Endurance running can often be a long, lonely sport, but in the end, it’s the community that keeps me coming back to the start line.

“Why are we doing this again?” A young female runner next to me asked. I was standing in my coral with minutes to the start, talking with the only two veteran marathon runners I could find nearby (the coral was a mixture of half, relay, and full runners).

We all laughed. Amused at our own tenacity, courage, insanity, whatever.

“Because we can,” replied the middle-aged woman next to me. “I could be in a wheel chair right now. Or going through chemo therapy. But I’m not.”

And isn’t running for 26.2 miles straight the ultimate gesture of thankfulness? Thankfulness for our health, our self-discipline, our support.

Nope, endurance running isn’t lonely. Sure, I’m the one who gets the metal at the end, but if I could give one to every person who inspired and supported me through my journey to the finish (and the start), I would. Or even better, I’d ask them to go out and try for their own metal. No matter if it’s a 5k or an ultra, finishing a race is an experience you will never forget.

Cheers!

Sarah

Two Hundred Miles

Two hundred miles. That’s how many miles I’ve run to get to the start line of tomorrow’s marathon. Two hundred.

At mile six, when I’m thinking, “Oh God, I’ve still got three and a half hours to go!” I’m going to think of those two hundred. At mile 17, when I wonder if I can make it the last nine, I’m going to remind myself of the those two hundred. At mile, 25, when 1.2 seems like it will never come, I have to think of those two hundred. Because 26.2 is nothing compared to all the work I’ve done to get here.

14 hours to go, guys! Keep me in your thoughts at 7am tomorrow!

p.s. I’m loving my race day outfit for marathon #2. Showing off some aerie pride!

Keepin' it real for race day! #aerie #aeriereal #marathon #26.2 miaprimcasa.com#aeriereal tank, Moving Comfort sports bra, Under Armour compression shorts, VSX fanny pack, Brooks Ghost running shoes, Balega compression socks, Nike visor, Stinger energy gels

One Does Not Simply (Run) Into Mordor

19 days and counting.

That’s a mere nineteen days until the Pittsburgh Marathon, when I will run (and admittedly, thanks to a persisting leg injury, walk) 26.2 miles. This will be my second full marathon, but the journey has been no less challenging and no less exhilarating. I completed a 20 mile run (!) this past weekend and will (THANK GOD) begin to taper starting this week. But don’t let that fool you, my taper includes a 16 mile run this weekend. 🙂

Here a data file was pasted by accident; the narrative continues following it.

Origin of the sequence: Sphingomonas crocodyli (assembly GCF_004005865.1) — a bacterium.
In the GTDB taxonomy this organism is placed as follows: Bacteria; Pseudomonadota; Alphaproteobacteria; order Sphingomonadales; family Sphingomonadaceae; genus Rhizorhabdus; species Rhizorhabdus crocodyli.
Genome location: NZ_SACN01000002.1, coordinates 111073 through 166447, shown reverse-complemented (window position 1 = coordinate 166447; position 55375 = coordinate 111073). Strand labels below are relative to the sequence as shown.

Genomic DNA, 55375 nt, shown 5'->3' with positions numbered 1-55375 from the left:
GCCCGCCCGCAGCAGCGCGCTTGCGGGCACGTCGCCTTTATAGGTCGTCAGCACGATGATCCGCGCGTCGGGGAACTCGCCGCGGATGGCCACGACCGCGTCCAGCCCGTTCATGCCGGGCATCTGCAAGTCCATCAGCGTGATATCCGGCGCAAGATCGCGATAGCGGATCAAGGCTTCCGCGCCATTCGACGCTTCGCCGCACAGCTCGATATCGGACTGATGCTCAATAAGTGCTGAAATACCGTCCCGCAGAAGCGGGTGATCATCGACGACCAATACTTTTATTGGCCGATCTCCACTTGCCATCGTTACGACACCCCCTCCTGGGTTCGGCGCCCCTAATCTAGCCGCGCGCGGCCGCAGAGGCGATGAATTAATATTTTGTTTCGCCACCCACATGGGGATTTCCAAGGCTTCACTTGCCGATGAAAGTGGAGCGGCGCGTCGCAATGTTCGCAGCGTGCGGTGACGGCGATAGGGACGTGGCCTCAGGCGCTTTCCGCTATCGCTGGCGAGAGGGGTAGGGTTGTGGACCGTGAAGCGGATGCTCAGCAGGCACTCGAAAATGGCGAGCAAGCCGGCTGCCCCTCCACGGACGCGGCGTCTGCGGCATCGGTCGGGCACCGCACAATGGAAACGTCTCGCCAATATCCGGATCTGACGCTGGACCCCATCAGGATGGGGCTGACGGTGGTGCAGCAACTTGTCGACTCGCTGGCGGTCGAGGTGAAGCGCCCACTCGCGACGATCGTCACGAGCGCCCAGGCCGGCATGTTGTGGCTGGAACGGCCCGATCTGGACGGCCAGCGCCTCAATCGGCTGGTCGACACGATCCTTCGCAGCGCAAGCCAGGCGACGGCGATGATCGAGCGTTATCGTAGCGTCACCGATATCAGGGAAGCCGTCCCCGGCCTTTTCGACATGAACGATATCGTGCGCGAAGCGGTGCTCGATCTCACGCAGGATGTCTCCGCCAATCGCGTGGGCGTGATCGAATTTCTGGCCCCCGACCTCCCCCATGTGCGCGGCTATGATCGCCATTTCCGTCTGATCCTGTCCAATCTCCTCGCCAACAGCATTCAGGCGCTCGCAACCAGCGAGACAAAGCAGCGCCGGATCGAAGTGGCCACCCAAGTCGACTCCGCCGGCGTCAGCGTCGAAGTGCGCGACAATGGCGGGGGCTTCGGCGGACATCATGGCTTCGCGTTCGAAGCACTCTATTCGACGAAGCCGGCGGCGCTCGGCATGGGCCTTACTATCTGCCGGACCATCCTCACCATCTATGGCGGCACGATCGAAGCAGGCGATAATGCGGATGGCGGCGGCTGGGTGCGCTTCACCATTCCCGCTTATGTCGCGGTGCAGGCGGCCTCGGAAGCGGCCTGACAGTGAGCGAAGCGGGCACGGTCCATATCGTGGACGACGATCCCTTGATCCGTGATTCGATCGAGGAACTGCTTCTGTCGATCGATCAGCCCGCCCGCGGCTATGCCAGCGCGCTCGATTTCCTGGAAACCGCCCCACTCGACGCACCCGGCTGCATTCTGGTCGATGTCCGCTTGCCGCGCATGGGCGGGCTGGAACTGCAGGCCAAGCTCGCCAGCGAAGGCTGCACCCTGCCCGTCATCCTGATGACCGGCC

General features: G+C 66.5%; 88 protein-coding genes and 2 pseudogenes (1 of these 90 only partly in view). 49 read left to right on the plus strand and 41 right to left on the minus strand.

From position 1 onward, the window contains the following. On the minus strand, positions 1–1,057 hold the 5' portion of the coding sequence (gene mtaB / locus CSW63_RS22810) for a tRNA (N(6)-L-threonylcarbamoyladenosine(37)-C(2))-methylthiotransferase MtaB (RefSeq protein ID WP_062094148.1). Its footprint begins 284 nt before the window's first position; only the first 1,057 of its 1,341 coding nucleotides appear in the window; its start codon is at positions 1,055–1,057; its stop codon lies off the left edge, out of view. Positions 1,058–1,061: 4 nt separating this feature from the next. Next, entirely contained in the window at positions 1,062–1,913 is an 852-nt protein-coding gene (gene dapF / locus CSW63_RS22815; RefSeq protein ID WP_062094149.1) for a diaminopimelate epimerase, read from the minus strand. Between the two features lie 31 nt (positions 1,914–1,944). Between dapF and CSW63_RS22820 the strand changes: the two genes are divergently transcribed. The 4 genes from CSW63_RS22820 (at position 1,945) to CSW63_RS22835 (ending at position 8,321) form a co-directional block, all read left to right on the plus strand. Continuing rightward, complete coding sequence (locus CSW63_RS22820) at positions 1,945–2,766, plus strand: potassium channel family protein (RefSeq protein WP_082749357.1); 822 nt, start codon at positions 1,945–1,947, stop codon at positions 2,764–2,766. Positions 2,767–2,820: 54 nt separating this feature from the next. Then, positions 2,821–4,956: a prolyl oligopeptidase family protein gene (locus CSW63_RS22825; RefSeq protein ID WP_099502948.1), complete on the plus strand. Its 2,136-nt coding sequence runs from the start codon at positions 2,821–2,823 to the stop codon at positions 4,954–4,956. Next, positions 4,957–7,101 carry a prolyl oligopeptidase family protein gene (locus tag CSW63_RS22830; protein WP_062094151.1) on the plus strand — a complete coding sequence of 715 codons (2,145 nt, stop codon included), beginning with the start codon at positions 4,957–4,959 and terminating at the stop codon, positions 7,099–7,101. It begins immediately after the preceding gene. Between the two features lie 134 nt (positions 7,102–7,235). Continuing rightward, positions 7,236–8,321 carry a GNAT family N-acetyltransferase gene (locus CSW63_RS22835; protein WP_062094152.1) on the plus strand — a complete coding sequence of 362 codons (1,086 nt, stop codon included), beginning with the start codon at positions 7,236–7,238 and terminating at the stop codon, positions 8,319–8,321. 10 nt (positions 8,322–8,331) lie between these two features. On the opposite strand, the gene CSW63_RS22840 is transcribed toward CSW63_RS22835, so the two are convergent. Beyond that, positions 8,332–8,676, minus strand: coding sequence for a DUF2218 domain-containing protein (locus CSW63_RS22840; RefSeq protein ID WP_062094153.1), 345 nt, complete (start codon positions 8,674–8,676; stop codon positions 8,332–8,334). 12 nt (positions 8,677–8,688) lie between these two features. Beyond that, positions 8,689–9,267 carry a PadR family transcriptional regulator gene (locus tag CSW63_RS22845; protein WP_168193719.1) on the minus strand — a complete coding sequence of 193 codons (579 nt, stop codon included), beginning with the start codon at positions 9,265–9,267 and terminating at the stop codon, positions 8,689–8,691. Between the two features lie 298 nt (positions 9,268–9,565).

Well said, Boromir

But what’s running for four hours straight anyway? To those who have never experienced it, I like to describe it as no different that doing any one thing for hours on end. At a certain point you just keep going and going. You stop thinking about the action.

To me, it’s not unlike trying to read the complete Lord of the Rings trilogy in one sitting. At some point, eating and going to the bathroom become second priorities to finding out what happens to your beloved characters. Usually, you enjoy the ride, but at some point the battle scenes start to feel too long and your eyes begin to glaze over the lyrics to another one of Tolkein’s songs. But you just keep reading.

After all, Frodo throwing the ring into the firry pit is obviously the objective, but becoming a spectator to the battle of Helm’s Deep or a sighing over a smoldering love affair between Arwen and Aragorn or witnessing Frodo and Sam hiding among the rocks in Mordor FOR THE THOUSANDTH TIME was part of the journey. You can’t really get to Mordor without it.

Running to Mordor

Did I really just describe the marathon finish line as Mordor?!

Well, hell, it basically is. There’s just a lot more cheering and a lot less fire. But in the end, you sure do feel like you just saved the Shire.

Cheers!

Sarah

“It is a strange fate that we should suffer so much fear and doubt over so small a thing. Such a little thing.”